When you’re regularly driving on bad roads and at some point realize that one wheel is no longer rolling evenly, it can be hard to know what exactly the rim damage causes were. Everyone blames the potholes and, admittedly, they’re pretty bad but here in NYC, we drive over a dozen potholes a day just to get to work and back so which one was it? Did one of your familiar commute potholes finally become fatal, was it just a bad break, or was there a new awful pothole you went over recently that caused the damage? The fact of the matter is that it might not have been a flat tire. There are a number of road conditions and, yes, driver mistakes that can result in rim damage, a problem that only becomes more likely with low quality, broken, and downright porous roads.
Driving on a Flat Tire
The first and honestly one of the most likely causes of rim damage is working with tires that are too low for the roughness of the road. Every time you go over a bump, the springiness of well-inflated tires absorbs that bump and keeps the hard metal of the inner wheel and rim safe. If your tires are flat or if your tire profile is too thin for the roads in question, then the bounce factor won’t be enough to absorb the impact and something hard is likely to hit your rims. It’s important to understand that as the temperature changes, heat increases the inflation level of your tires and cold will decrease it. Consider driving carefully or topping up on cold days and remember to check for over inflation when the weather warms up to avoid blow-outs.
As for low-profile tires, while it may look sleek and drive smooth on the few nice roads, if you want to drive your vehicle in anything other than ideal conditions, stick with big cushy standard profile tires and consider looking for improved durability, considering what the car will be dealing with.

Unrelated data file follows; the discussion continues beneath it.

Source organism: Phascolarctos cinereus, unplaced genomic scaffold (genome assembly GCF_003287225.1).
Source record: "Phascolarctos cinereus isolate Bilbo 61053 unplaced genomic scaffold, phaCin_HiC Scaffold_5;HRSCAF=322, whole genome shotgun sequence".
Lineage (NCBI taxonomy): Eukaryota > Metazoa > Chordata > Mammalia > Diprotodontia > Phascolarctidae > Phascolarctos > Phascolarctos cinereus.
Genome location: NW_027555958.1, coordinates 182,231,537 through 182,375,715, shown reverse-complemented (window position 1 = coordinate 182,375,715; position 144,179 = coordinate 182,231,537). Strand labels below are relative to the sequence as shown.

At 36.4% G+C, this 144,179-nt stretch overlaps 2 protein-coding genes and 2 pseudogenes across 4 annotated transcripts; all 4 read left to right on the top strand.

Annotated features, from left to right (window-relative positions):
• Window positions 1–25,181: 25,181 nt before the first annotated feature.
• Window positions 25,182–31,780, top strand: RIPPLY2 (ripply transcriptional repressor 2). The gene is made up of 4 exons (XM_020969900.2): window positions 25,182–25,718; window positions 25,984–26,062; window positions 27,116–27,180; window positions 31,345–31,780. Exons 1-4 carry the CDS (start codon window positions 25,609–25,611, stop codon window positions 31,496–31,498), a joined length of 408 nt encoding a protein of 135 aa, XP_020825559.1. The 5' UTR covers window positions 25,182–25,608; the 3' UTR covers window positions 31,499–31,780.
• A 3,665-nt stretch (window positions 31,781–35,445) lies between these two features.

Going Over a Curb Where a Driveway Should Have Been
We all make this mistake from time to time and sometimes it absolutely looked like a driveway from the one side but when your car drops suddenly with an unpleasant impact onto the lower pavement, you realize that maybe it wasn’t a driveway after all. Or maybe it was supposed to be a driveway and the pavers either messed up the job or the road as since, somehow, moved further away than it should be.
Whether you’re pulling out of an unfamiliar gas station or just trying to escape a traffic jam at what looked like a good opportunity, if you happen to drive off a curb, the height and sharpness of the drop will determine whether or not your tires can absorb the shock and if your rims take damage. The best way to avoid this one is, of course, to not go over curbs but if you’re not sure if a section of pavement is a driveway or a curb, watch where other cars are leaving and follow them instead of guessing.
Salted Winter Roads and Corrosion
One of the sneakiest forms of rim damage, especially if you don’t give two shakes for the finish on your rims or hubcaps, is corrosion. Driving through chemicals and corrosive substances can cause this, but the most common cause is salted winter roads. Salt may increase the traction on roads and melt ice but is actually terrible for almost every surface it touches including both the road and your wheels. Over time, depending on the metal alloy, the salt and other corrosive environmental factors can eat away at at your rims until they are no longer even and it can even cause the seal with the tires to break.
If the corrosion gets too bad, you will need rim repair even if you don’t suffer a road impact but, chances are, that the weakened state of the corroded metal will simply make each upcoming pothole and curb more likely to cause a problematic bend or crack in the wheel. To avoid this problem, keep an eye on your rims. Remember to check them out at least once a week. Scuffing is survivable if you don’t care about appearance but pitting and an appearance of uneven wear should be checked out and repaired. This will help you catch signs of corrosion before it risks making your rims weak or uneven.